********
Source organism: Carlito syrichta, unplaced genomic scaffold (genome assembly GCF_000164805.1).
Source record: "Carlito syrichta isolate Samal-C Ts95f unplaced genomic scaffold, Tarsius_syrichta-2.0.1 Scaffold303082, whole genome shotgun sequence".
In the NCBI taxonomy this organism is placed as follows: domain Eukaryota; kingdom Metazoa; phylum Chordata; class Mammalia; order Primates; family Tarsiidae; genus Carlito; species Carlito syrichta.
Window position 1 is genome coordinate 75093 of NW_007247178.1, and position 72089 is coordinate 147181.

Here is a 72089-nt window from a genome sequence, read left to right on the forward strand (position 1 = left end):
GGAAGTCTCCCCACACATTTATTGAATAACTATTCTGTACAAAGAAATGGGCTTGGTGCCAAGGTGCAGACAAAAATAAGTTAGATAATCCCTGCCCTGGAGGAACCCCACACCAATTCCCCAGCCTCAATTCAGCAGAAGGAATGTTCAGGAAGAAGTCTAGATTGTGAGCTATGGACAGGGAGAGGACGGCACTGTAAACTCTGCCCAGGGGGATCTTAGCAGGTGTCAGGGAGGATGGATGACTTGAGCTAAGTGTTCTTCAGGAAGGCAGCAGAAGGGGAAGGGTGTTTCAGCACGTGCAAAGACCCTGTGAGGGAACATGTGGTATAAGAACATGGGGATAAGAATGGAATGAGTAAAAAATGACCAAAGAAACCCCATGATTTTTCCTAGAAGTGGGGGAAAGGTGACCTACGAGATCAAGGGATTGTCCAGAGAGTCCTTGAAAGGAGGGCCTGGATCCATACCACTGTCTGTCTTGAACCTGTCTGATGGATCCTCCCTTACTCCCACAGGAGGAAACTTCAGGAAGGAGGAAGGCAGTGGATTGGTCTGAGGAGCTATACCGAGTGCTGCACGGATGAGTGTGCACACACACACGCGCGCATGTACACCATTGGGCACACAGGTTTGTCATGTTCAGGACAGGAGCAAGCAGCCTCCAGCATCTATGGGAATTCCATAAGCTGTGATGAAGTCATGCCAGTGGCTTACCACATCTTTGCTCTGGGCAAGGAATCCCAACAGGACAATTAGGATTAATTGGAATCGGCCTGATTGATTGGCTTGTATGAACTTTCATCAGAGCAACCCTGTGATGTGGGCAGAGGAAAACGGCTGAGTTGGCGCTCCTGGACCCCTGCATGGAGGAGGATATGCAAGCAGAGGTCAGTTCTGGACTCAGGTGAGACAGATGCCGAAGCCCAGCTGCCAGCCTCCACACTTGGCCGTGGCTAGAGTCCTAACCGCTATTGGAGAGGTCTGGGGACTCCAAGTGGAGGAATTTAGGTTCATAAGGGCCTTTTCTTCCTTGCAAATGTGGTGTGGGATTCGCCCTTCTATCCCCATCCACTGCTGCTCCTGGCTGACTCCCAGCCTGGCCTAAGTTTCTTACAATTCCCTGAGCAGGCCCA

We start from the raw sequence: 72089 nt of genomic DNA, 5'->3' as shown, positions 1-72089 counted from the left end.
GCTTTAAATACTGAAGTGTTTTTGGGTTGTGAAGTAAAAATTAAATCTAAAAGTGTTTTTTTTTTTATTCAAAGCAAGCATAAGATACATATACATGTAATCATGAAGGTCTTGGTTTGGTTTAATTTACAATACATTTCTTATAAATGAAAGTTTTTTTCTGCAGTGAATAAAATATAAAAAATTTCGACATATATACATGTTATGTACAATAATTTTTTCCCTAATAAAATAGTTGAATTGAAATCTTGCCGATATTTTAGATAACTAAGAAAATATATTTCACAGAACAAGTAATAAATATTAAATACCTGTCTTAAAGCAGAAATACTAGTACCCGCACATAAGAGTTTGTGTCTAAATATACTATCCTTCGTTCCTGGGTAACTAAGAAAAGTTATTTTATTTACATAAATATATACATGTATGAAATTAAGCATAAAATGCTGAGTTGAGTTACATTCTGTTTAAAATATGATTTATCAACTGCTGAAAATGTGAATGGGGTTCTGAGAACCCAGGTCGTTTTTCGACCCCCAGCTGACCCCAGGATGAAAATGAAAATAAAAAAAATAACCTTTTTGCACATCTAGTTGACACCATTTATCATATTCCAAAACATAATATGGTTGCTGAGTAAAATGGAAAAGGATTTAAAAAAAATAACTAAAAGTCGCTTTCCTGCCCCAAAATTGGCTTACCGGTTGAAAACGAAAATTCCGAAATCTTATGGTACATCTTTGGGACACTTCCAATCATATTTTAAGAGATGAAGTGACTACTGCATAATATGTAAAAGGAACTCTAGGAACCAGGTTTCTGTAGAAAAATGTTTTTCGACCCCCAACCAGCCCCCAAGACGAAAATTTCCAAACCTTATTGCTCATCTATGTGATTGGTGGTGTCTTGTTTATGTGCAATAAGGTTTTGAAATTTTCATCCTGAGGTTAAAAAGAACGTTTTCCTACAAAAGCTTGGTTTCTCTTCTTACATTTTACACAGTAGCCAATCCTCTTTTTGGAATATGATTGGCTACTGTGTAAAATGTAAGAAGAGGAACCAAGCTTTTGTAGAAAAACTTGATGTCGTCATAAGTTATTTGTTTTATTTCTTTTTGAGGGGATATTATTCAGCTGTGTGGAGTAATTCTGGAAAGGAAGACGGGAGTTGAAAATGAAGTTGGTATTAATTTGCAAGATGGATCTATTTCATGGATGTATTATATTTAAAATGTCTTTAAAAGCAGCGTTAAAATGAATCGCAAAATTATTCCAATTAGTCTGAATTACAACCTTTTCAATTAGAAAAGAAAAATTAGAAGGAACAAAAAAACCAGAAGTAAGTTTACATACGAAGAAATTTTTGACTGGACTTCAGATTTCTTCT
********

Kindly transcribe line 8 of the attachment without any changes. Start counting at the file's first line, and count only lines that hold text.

GCTTTAAATACTGAAGTGTTTTTGGGTTGTGAAGTAAAAATTAAATCTAAAAGTGTTTTTTTTTTTATTCAAAGCAAGCATAAGATACATATACATGTAATCATGAAGGTCTTGGTTTGGTTTAATTTACAATACATTTCTTATAAATGAAAGTTTTTTTCTGCAGTGAATAAAATATAAAAAATTTCGACATATATACATGTTATGTACAATAATTTTTTCCCTAATAAAATAGTTGAATTGAAATCTTGCCGATATTTTAGATAACTAAGAAAATATATTTCACAGAACAAGTAATAAATATTAAATACCTGTCTTAAAGCAGAAATACTAGTACCCGCACATAAGAGTTTGTGTCTAAATATACTATCCTTCGTTCCTGGGTAACTAAGAAAAGTTATTTTATTTACATAAATATATACATGTATGAAATTAAGCATAAAATGCTGAGTTGAGTTACATTCTGTTTAAAATATGATTTATCAACTGCTGAAAATGTGAATGGGGTTCTGAGAACCCAGGTCGTTTTTCGACCCCCAGCTGACCCCAGGATGAAAATGAAAATAAAAAAAATAACCTTTTTGCACATCTAGTTGACACCATTTATCATATTCCAAAACATAATATGGTTGCTGAGTAAAATGGAAAAGGATTTAAAAAAAATAACTAAAAGTCGCTTTCCTGCCCCAAAATTGGCTTACCGGTTGAAAACGAAAATTCCGAAATCTTATGGTACATCTTTGGGACACTTCCAATCATATTTTAAGAGATGAAGTGACTACTGCATAATATGTAAAAGGAACTCTAGGAACCAGGTTTCTGTAGAAAAATGTTTTTCGACCCCCAACCAGCCCCCAAGACGAAAATTTCCAAACCTTATTGCTCATCTATGTGATTGGTGGTGTCTTGTTTATGTGCAATAAGGTTTTGAAATTTTCATCCTGAGGTTAAAAAGAACGTTTTCCTACAAAAGCTTGGTTTCTCTTCTTACATTTTACACAGTAGCCAATCCTCTTTTTGGAATATGATTGGCTACTGTGTAAAATGTAAGAAGAGGAACCAAGCTTTTGTAGAAAAACTTGATGTCGTCATAAGTTATTTGTTTTATTTCTTTTTGAGGGGATATTATTCAGCTGTGTGGAGTAATTCTGGAAAGGAAGACGGGAGTTGAAAATGAAGTTGGTATTAATTTGCAAGATGGATCTATTTCATGGATGTATTATATTTAAAATGTCTTTAAAAGCAGCGTTAAAATGAATCGCAAAATTATTCCAATTAGTCTGAATTACAACCTTTTCAATTAGAAAAGAAAAATTAGAAGGAACAAAAAAACCAGAAGTAAGTTTACATACGAAGAAATTTTTGACTGGACTTCAGATTTCTTCT